Little Johnny and Grandad’s warfarin

aka Toxicology Conundrum 015

Little Johnny is an inquisitive 15kg 3 year-old boy. His grandad was looking after him for the evening. About an hour ago, the phone rang just as grandad was about to take his evening warfarin tablets. Although he only turned his back for a second, there was enough time for little Johnny to start ploughing into the tablets…

Grandad usually has 6mg (2 x 3mg tablets) of warfarin in the evenings, but he is unsure how many tablets are missing. He thinks there “could be half a dozen” and says that “little Johnny loves taking pills”.


Q1. Is the history believable?

Answer and interpretation

I think so. It is normal behaviour for toddlers (aged 12-36 months) to explore their surroundings by putting things in their mouths. That is why this age group accounts for the majority of unintentional pediatric toxic ingestions.

If a poisoned child is outside this age group it is prudent to consider the possibility of “non accidental injury”. For instance, children younger than 12 months are not usually capable of self-administering agents.

Q2. What is the risk assessment?

Answer and interpretation

It is unusual for toddler’s to self-ingest more than 2 or 3 tablets at once. However, it pays to be cautious and consider the “worst case scenario”:

i.e. 6 x 3 mg = 18 mg warfarin (>1mg/kg)

Any time the “worst case scenario” suggests an ingestion of >0.5 mg/kg warfarin then there is the potential for clinically significant anticoagulation.

Q3. What signs and symptoms would you expect little Johnny to have?

Answer and interpretation

None! Based on this history little Johnny should be asymptomatic with no evidence of a bleeding diathesis.

Anticoagulation does not occur for about 8-12 hours after warfarin ingestion – and certainly not within 6 hours.

Q4. What is your management plan?

Answer and interpretation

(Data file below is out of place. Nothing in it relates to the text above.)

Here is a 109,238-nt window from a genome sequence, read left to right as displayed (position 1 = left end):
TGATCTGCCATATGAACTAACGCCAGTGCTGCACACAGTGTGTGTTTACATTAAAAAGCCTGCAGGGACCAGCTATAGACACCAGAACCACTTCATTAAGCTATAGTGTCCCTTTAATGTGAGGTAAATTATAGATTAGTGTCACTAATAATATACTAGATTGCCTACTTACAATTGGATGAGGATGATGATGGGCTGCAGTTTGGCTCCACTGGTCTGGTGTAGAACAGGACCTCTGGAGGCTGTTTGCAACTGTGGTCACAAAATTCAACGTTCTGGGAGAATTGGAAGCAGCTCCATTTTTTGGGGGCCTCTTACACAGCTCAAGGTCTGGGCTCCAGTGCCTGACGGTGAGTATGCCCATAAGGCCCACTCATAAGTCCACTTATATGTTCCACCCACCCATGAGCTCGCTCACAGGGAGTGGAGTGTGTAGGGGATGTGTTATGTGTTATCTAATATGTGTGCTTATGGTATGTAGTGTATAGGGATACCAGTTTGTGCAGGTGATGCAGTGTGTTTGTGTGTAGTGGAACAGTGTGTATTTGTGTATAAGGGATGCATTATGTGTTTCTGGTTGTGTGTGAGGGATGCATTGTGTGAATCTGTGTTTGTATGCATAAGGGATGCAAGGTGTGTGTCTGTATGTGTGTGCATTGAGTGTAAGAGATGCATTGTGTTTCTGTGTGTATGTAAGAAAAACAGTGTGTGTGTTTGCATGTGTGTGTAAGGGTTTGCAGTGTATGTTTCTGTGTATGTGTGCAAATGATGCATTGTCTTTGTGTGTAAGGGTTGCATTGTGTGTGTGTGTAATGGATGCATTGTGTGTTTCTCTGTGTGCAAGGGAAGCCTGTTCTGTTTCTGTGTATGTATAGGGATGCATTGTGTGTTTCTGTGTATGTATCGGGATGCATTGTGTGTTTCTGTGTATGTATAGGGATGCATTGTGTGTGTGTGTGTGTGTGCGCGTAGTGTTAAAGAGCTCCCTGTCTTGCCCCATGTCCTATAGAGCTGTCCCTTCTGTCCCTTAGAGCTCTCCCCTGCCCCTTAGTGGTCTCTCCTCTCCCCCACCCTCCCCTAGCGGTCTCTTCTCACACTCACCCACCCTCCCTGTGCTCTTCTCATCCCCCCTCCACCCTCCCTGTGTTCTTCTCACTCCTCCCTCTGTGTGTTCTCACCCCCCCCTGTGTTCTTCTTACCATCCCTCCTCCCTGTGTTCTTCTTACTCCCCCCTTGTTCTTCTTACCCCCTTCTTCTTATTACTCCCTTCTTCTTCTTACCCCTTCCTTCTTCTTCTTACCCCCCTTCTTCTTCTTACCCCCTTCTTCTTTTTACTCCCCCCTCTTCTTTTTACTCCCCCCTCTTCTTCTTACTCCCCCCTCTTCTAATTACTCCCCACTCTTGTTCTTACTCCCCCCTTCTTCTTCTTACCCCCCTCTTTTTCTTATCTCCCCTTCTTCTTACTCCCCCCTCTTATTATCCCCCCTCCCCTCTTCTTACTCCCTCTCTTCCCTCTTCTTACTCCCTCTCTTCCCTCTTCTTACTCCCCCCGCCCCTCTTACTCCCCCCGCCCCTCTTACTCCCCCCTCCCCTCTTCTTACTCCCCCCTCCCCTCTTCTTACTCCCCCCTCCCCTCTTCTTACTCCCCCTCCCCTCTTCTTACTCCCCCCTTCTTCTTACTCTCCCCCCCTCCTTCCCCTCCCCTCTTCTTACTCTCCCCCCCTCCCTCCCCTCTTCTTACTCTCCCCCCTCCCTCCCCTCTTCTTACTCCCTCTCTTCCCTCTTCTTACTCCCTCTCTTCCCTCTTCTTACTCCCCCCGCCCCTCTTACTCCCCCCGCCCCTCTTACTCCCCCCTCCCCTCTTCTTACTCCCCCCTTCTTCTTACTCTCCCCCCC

Based on the risk assessment of the potential for clinically significant delayed anticoagulation, the following management plan is reasonable:

  • Administer Vitamin K 10mg po then discharge to care of the family with advice regarding medication safety.

Q5. When should little Johnny have a blood test?

Answer and interpretation

He doesn’t need any blood tests.

Small children who ingest warfarin >0.5 mg/kg do not require INRs or follow up if they are treated with 10mg vitamin K. This dose of vitamin will completely reverse the anticoagulative effects of warfarin.

There may be some exceptions to this rule:

  • delayed presentation (>6 hours)
  • patients with symptoms or signs of anticoagulation
  • possible massive ingestion (e.g. an older child with behavioural or developmental problems) – the threshold dose is poorly defined.

Q6. Would you administer activated charcoal?

Answer and interpretation


Warfarin binds to activated charcoal, and absorption may be reduced if activated charcoal is given for decontamination within an hour of ingestion.

However, because vitamin K is such a safe and effective antidote, the benefits of decontamination are negligible and are outweighed by the risks (e.g. vomiting, aspiration). Furthermore, activated charcoal may impair the absorption of the orally administered antidote (vitamin K).

  • Baker RI, Coughlin PB, Gallus AS, Harper PL, Salem HH, Wood EM; Warfarin Reversal Consensus Group. Warfarin reversal: consensus guidelines, on behalf of the Australasian Society of Thrombosis and Haemostasis. Med J Aust. 2004 Nov 1;181(9):492-7. [PMID 15516194]


Toxicology Conundrum

Chris is an Intensivist and ECMO specialist at the Alfred ICU in Melbourne. He is also a Clinical Adjunct Associate Professor at Monash University. He is a co-founder of the Australia and New Zealand Clinician Educator Network (ANZCEN) and is the Lead for the ANZCEN Clinician Educator Incubator programme. He is on the Board of Directors for the Intensive Care Foundation and is a First Part Examiner for the College of Intensive Care Medicine. He is an internationally recognised Clinician Educator with a passion for helping clinicians learn and for improving the clinical performance of individuals and collectives.

After finishing his medical degree at the University of Auckland, he continued post-graduate training in New Zealand as well as Australia’s Northern Territory, Perth and Melbourne. He has completed fellowship training in both intensive care medicine and emergency medicine, as well as post-graduate training in biochemistry, clinical toxicology, clinical epidemiology, and health professional education.

He is actively involved in in using translational simulation to improve patient care and the design of processes and systems at Alfred Health. He coordinates the Alfred ICU’s education and simulation programmes and runs the unit’s education website, INTENSIVE.  He created the ‘Critically Ill Airway’ course and teaches on numerous courses around the world. He is one of the founders of the FOAM movement (Free Open-Access Medical education) and is co-creator of litfl.com, the RAGE podcast, the Resuscitology course, and the SMACC conference.

His one great achievement is being the father of three amazing children.

On Twitter, he is @precordialthump.

| INTENSIVE | RAGE | Resuscitology | SMACC

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